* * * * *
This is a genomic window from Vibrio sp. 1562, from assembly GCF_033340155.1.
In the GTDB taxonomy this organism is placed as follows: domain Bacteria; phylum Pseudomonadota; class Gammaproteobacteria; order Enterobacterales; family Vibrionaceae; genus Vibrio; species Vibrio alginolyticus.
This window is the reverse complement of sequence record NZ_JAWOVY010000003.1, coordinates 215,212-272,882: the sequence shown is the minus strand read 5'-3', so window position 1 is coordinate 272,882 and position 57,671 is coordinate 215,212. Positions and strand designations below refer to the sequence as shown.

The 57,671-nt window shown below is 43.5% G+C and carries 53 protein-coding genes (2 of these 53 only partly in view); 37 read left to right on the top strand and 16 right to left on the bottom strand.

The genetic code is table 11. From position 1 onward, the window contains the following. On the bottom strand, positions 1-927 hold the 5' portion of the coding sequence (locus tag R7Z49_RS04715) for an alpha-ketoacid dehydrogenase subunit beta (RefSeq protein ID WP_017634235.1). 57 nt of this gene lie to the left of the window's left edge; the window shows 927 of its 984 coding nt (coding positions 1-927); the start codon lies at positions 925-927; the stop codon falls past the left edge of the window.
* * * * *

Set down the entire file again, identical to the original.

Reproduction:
This is a genomic window from Vibrio sp. 1562, from assembly GCF_033340155.1.
In the GTDB taxonomy this organism is placed as follows: domain Bacteria; phylum Pseudomonadota; class Gammaproteobacteria; order Enterobacterales; family Vibrionaceae; genus Vibrio; species Vibrio alginolyticus.
This window is the reverse complement of sequence record NZ_JAWOVY010000003.1, coordinates 215,212-272,882: the sequence shown is the minus strand read 5'-3', so window position 1 is coordinate 272,882 and position 57,671 is coordinate 215,212. Positions and strand designations below refer to the sequence as shown.

The 57,671-nt window shown below is 43.5% G+C and carries 53 protein-coding genes (2 of these 53 only partly in view); 37 read left to right on the top strand and 16 right to left on the bottom strand.

The genetic code is table 11. From position 1 onward, the window contains the following. On the bottom strand, positions 1-927 hold the 5' portion of the coding sequence (locus tag R7Z49_RS04715) for an alpha-ketoacid dehydrogenase subunit beta (RefSeq protein ID WP_017634235.1). 57 nt of this gene lie to the left of the window's left edge; the window shows 927 of its 984 coding nt (coding positions 1-927); the start codon lies at positions 925-927; the stop codon falls past the left edge of the window.